The protest folk-Rock of the 60s by Bob Dylan and others questioned authority and orthodoxy, themes that would soon infuse more mainstream music. Then the sounds of psychedelia in bands like the Jefferson Airplane veered into mysticism and invited us to expand our minds, and drug usage often represented the subtext. The punk rock of the 70s said “fuck you” to the world, and the glitz, big hair, and androgyny of the 80s said, “look at me, I’m not you.” Rebellion came back full force with the Rock-influenced rap of groups like NWA in the late 80s and early 90s declaiming against police brutality in songs such as “Fuck the Police,” and then, after a seemingly interminable period of pre-pubescent calm of cutesy pop, glee club vocalizing, and lullaby-style music in the mainstream during the 90s and early 2000s, where hitting high notes was esteemed more than musical composition and originality, artists come-a-roaring against bigotry in its various forms in anthems such as Miley Cyrus’ “Mother’s Daughter.”
Attitude. In sum, that is what defines Rock ‘n’ Roll. It encapsulates all that is important about it. Whether it is soft, hard, metal, acoustic, electric, or pop-rock, it is all about the attitude that makes it what it is. There are common elements to be found in the way the music is composed, to be sure; but none are especially unique to Rock. More central are the way it is presented and the intention behind it, what it is meant to evoke, and then, the feeling it actually does evoke, which is to say, the attitude is in the denotation and the attitude is in the connotation, and the denoted and connoted attitudes consist of one or more of what is evinced by Youthfulness, Angst, and Rebellion.
Why does Rock ‘n’ Roll matter? I will tell you why. It matters because it is the music that impels us to feel a particular way. It is music that can get you up and out of your chair and obliges us to desire things and behave a certain way, whether it is wanting sex, driving a car fast, bobbing our heads, drumming on the table, cutting a rug, or in the immortal words of Howard Beale, “Go to your windows. Open them and stick your head out and yell: ‘I’m as mad as hell and I’m not gonna take this anymore!’” It motivates, invigorates, energizes, sexualizes, challenges, informs, and reforms. It puts you in touch with your youth, in deals with your inner lizard brain, and it lets you burst forth unchained from stifling convention.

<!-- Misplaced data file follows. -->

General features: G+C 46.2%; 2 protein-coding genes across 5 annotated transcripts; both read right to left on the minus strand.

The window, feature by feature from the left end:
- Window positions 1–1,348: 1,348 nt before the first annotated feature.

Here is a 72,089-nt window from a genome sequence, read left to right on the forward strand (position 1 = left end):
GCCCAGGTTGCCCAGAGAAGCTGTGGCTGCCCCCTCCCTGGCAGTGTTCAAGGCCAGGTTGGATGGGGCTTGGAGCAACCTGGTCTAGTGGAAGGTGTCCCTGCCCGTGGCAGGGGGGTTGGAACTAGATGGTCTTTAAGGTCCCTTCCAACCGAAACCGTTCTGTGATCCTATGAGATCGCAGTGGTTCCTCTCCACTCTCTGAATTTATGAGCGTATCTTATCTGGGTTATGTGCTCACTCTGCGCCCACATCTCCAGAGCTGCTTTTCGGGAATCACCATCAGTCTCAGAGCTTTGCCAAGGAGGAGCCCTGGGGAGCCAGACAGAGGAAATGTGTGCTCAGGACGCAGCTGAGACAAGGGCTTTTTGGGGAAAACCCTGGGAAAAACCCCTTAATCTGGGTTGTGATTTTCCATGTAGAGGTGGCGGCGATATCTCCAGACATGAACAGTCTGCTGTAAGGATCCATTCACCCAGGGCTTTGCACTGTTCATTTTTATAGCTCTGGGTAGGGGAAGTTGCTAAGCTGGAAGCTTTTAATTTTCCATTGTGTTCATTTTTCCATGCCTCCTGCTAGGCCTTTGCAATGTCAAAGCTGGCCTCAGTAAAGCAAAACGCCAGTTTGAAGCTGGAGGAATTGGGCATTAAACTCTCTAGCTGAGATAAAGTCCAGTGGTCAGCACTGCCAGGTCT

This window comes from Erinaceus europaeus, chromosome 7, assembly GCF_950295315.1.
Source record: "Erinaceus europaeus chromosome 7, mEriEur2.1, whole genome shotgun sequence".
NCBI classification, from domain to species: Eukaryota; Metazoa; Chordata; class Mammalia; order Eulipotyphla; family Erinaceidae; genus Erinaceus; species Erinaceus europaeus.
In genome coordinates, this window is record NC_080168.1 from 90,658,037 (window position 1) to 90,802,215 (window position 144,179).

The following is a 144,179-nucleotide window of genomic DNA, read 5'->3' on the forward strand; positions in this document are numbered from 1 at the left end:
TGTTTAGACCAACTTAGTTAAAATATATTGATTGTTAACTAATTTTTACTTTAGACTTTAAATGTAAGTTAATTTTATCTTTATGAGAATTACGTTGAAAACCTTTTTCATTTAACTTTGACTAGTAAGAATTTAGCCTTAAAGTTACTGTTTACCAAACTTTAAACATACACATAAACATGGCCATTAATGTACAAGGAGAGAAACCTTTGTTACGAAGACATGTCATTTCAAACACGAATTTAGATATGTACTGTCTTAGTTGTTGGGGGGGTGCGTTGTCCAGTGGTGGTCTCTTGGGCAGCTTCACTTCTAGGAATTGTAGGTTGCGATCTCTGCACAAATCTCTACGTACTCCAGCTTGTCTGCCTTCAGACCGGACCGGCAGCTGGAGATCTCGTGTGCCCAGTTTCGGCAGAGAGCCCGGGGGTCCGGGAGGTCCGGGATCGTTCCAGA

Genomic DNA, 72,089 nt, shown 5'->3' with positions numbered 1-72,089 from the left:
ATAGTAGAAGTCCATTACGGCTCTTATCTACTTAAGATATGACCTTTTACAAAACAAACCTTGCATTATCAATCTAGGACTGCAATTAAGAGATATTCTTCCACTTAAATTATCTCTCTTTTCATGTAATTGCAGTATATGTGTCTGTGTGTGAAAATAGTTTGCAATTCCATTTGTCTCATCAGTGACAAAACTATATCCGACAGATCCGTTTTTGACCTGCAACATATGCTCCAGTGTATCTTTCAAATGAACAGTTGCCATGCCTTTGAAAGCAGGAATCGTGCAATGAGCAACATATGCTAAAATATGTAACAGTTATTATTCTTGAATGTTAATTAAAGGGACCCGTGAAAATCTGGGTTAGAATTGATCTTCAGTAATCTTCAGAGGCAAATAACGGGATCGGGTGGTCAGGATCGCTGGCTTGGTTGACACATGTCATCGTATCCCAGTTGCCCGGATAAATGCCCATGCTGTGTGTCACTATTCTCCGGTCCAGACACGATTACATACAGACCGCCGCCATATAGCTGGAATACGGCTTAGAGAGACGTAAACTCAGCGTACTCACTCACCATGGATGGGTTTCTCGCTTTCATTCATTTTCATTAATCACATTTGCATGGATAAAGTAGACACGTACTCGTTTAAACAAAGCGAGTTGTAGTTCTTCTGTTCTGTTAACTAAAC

There’s music to calm you; music to waltz by; music to fall to sleep to; music to entertain; music to make one reverential; and music to be sentimental to–––these are all good and worthy of appreciation. However, no other musical form does quite as much and does so in as many ways as Rock to express our unfettered id and our primal nature. It is a release that no other form duplicates. It is bold and insolent. It subsumes defiance when we are loving or lovelorn, telling others to go fuck themselves when they need to be told, or when we are driving home the unpleasant realities about the society in which we live. Rock enlivens our potential energy and makes it kinetic. It is an attitude that seeks to rouse us from somnolence and gives us the power to face the day or come what may. We will always need that. And, therefore, by any other name or description, we will always need Rock ‘n’ Roll.
Michael Berumen is a retired CEO and a published author on diverse topics including economics, mathematics, music, politics, and philosophy. He has lectured to civic, academic, and business audiences internationally, and testified before the US Congress and local legislative and regulatory bodies as an expert witness on health insurance reform. He has served on various boards of directors. Among other publications, he is the author of the book Do No Evil: Ethics with Applications to Economic Theory and Business. An Army veteran, aviator, kung fu sifu, outdoorsman, music lover, former juvenile delinquent, CSUEB and Stanford alum, and longtime Californian, he and his wife retired to the northern Colorado countryside. He plays around with the piano and guitar. He still takes on speaking engagements on a limited basis.